Spotlight Case: Shaken Up

Siddharth 

Menon, MS

Christopher

D. Weaver, 

MD

Ashvini K.

Reddy, MD

A 13-month-old boy with asthma and no ocular history was brought to the hospital after being found minimally responsive. Per history, the child was laid down for a nap on a futon at 10:30 a.m. that day. Around 11:30 a.m., the mother's boyfriend heard the patient fall from the futon where he was sleeping and found him unconscious with shallow breathing. At that time, an ambulance was called and arrived within eight to ten minutes of contact. Cardiopulmonary resuscitation was initiated. Air transport then transferred the patient to a tertiary care hospital. The patient was admitted, intubated, and underwent extensive full-body imaging. Pupils were noted to be minimally reactive. Ophthalmology was consulted.

Figure 1: Bilateral retinal hemorrhages in the right eye

A CT of the head showed an epidural hematoma and intraventricular hemorrhage in the lateral and third ventricles. On skeletal survey, no other fractures were identified. Ophthalmologic examination was remarkable for bilateral 4.5 mm pupils, which were nonreactive. There was no resistance to retropulsion. Tactile tensions were soft in both eyes. Portable slit-lamp examination at bedside was unremarkable. Dilated fundus examination was notable for discs obscured by hemorrhage bilaterally, with extensive preretinal, intraretinal, and subretinal hemorrhages without obvious macular retinoschisis (Figure 1).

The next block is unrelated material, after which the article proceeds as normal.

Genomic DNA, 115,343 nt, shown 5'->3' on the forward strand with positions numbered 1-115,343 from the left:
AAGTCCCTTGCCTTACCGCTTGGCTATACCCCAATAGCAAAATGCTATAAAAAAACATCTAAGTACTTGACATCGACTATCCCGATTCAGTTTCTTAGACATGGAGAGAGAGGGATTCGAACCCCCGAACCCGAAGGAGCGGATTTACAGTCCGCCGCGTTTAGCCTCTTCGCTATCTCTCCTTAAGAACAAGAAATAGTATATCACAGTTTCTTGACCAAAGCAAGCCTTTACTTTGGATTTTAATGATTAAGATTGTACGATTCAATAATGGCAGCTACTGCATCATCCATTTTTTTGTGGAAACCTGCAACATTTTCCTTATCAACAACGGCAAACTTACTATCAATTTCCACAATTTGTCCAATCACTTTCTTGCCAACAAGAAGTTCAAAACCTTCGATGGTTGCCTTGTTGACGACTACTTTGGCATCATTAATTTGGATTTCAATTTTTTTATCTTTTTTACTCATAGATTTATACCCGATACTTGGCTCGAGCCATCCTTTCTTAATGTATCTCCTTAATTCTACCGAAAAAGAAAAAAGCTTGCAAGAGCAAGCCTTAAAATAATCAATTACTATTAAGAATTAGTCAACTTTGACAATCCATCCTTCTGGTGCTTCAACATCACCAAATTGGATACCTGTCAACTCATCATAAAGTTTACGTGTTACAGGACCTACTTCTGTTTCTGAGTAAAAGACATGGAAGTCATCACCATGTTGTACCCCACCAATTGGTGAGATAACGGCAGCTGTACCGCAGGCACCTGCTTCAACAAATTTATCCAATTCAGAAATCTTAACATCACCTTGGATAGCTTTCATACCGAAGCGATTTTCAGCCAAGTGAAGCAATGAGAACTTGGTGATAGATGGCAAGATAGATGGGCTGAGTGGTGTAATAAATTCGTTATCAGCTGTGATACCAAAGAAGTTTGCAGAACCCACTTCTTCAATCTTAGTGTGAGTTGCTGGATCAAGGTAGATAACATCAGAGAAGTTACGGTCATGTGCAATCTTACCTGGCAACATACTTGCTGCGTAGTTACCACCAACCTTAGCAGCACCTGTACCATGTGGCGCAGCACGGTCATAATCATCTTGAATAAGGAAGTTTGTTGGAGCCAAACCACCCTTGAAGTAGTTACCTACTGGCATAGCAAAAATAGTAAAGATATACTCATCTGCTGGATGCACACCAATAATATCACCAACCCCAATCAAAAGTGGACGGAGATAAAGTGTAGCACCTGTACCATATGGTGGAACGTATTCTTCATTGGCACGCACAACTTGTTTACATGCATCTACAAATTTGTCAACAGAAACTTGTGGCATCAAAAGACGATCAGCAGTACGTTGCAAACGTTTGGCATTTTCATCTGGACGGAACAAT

What’s your diagnosis?

The correct diagnosis is shaken baby syndrome.

The differential diagnosis of shaken baby syndrome includes vascular occlusion and intracranial pressure due to mass lesion or pseudotumor.

Shaken baby syndrome is almost always associated with abuse by a caretaker, frequently a male or nonrelative, who shakes an infant violently to attempt to quiet the crying child. The force administered to the infant creates linear and rotational movement of the brain that result in the brain turning from its central axis. Due to the fact that the head is larger than the body in children, excessive movement of the head from the already immature neck musculature and support causes severe internal damage.[1]

When an infant is shaken violently, the brain is perturbed, and tearing of veins from the cortex to the dural venous sinus occurs. This often gives evidence of shaking when physical external damage such as head trauma is not evident.[2]

When the infant brain is shaken with such force, there is often evidence for subdural hemorrhages, an indicator of accelerated movement-based trauma. These subdural hemorrhages are most frequently accompanied by retinal hemorrhages, also caused by the accelerated movement. The intensity of the hemorrhages can be used as an indicator of the extent of abuse and force of the trauma.

It should be noted that these hemorrhages can occur in situations outside of abuse (ie, motor vehicle accidents, etc.); however, the combination of retinal and subdural hemorrhages comprise the vast majority of cases of shaken baby syndrome.[1] Children diagnosed with shaken baby syndrome may have other signs of abuse, includingbroken bones or cigarette burns.

Immediately after being shaken, an infant may manifest signs of weakness such as vomiting, lethargy, feeding problems, and—in extreme cases—altered mental status or convulsions. These are nonspecific symptoms, so if brought in for medical evaluation, a high index of suspicion for abuse must be maintained.